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New Chemistry Professor Sharing the Science of Solving Real World Problems

Bonnie Buss in her Chemistry lab

September 22, 2022

The lure of exploring endless possibilities and the challenge of solving puzzles is what drew Bonnie Buss to the field of chemistry. That combination is something she hopes will also inspire and excite her students, both in the classroom and the lab, as she steps into her new role as assistant professor in UNC’s Chemistry and Biochemistry department this fall.    

“We have the periodic table that’s relatively limited in the number of elements, but you can combine them and do things with them in an infinite number of ways,” Buss said. “It’s actually pretty easy to get into a lab and make something that nobody else has ever made, to be an inventor. Then there’s the puzzle side of it. You have all of these pieces of information, and you have to figure out how to solve a problem or determine what questions you can ask. Chemistry is not just about being smart, it’s about solving puzzles.” 

Buss, who earned her bachelor’s in Chemistry from the University of Arkansas and a Ph.D. in Materials Chemistry from Colorado State University, has spent much of her career in the lab, most recently engaged in post-doctoral research at the National Renewable Energy Laboratory. Her research is focused on sustainability, applying her skills and knowledge to solving the very real-world puzzle of how to reduce plastic waste and pollution.  

“The idea of sustainability is a pretty big focus in the academic chemistry community,” Buss said. “There’s a lot of government funding in this area and policy and motivation to solve these kinds of problems from all sorts of angles. My special take on this issue is being able to use light to either make plastics in a very sustainable way or to break down the plastics we already have into useful materials.” 

According to Buss, while not completely unique, the research she’s doing does have the potential to stand out in the field. 

“Relative to some academic groups, there’s definitely some economic motivation behind the research I’m doing,” Buss said. “We’re trying to develop things that make high value products. So, if we do come across a really solid approach, it’s something that people will have an economic incentive to adopt. There are a lot of ways to do everything out there, but if it’s really expensive, nobody’s going to do it.” 

Buss is hoping to share her research with students and is actively recruiting both undergraduate and graduate students into her lab for hands-on research in photochemistry, plastics and sustainability. It’s something she thinks will appeal to all experience levels and disciplines, and she encourages interested students to contact her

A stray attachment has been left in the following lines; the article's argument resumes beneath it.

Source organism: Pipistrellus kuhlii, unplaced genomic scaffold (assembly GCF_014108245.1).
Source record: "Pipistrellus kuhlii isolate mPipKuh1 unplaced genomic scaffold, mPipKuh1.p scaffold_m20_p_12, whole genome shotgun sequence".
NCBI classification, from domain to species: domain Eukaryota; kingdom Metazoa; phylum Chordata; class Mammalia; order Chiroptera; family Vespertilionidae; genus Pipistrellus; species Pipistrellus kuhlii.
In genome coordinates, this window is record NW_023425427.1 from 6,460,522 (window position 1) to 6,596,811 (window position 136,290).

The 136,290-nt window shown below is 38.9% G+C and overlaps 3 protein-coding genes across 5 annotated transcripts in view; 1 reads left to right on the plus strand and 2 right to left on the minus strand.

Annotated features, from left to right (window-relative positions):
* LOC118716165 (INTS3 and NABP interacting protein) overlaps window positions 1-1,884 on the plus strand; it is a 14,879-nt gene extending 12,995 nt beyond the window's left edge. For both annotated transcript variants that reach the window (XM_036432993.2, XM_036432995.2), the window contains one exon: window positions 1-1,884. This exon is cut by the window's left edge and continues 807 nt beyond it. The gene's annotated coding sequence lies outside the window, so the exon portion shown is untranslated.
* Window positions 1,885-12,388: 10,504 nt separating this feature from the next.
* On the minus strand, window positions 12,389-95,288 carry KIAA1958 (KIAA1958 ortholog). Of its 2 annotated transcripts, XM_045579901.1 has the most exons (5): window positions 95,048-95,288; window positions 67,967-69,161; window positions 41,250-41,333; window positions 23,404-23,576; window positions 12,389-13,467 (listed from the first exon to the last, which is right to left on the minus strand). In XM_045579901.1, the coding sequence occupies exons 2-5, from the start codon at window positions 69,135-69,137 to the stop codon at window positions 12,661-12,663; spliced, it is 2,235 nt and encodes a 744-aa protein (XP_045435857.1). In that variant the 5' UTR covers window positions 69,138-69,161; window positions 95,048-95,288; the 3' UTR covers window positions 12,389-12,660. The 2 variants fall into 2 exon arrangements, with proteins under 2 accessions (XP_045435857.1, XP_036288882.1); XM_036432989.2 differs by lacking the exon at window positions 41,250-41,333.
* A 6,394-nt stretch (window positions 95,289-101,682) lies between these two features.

“The research we’ll do here is really fun since we’re using light to do all of the chemistry, everything is very colorful,” Buss continued.  

“It’s a kind of research where we still use very fundamental ideas in chemistry, like talking about catalysts, things that can drive chemical reactions. But we’ll use these in a very real world and applied approach,” adds Buss. “This research is something that’s perfect for this environment, especially within the context of getting students excited and driving them to pursue careers in science, hopefully.” 

Michael Mosher, interim department chair, professor of Chemistry and manager of UNC’s Brewing Laboratory Science Program, is excited to welcome Buss to the Department of Chemistry and Biochemistry and speaks highly of her research efforts to advance the science of polymer and plastic sustainability. 

“The results of her studies will be of paramount importance to the students in our program as they explore potential careers in chemistry,” Mosher said. 

While Buss is excited about her work in the lab, she’s equally excited about the classroom and looks forward to working with students closely as an instructor and a research advisor. 

“Having people to teach and mentor - that’s what drew me back to academia, the idea that I can work with students, help guide them, and set them up for success whatever their future may be. I chose UNC in particular because of the emphasis on doing right by the student. It’s the combination of the teaching culture and the relatively smaller class sizes, while still getting the big university feel. I think it’s a pretty special place in that regard.”  

Buss will be teaching general chemistry and organic chemistry this year  She is one of seven new faculty members in UNC’s College of Natural and Health Sciences this fall. She is joined by Charles Lenell, Audiology and Speech Language Sciences; Lindsay Green, Nursing-Family/Emergency Nurse Practitioner; Teresa Buckner, Nutrition and Dietetics; Dannon Cox, Public Health-Community Health Education; Aryn Taylor, Rehabilitation Counseling and Sciences and Human Services; and Koo Yul Kim, Kinesiology-Sport Administration. 

— written by Deanna Herbert

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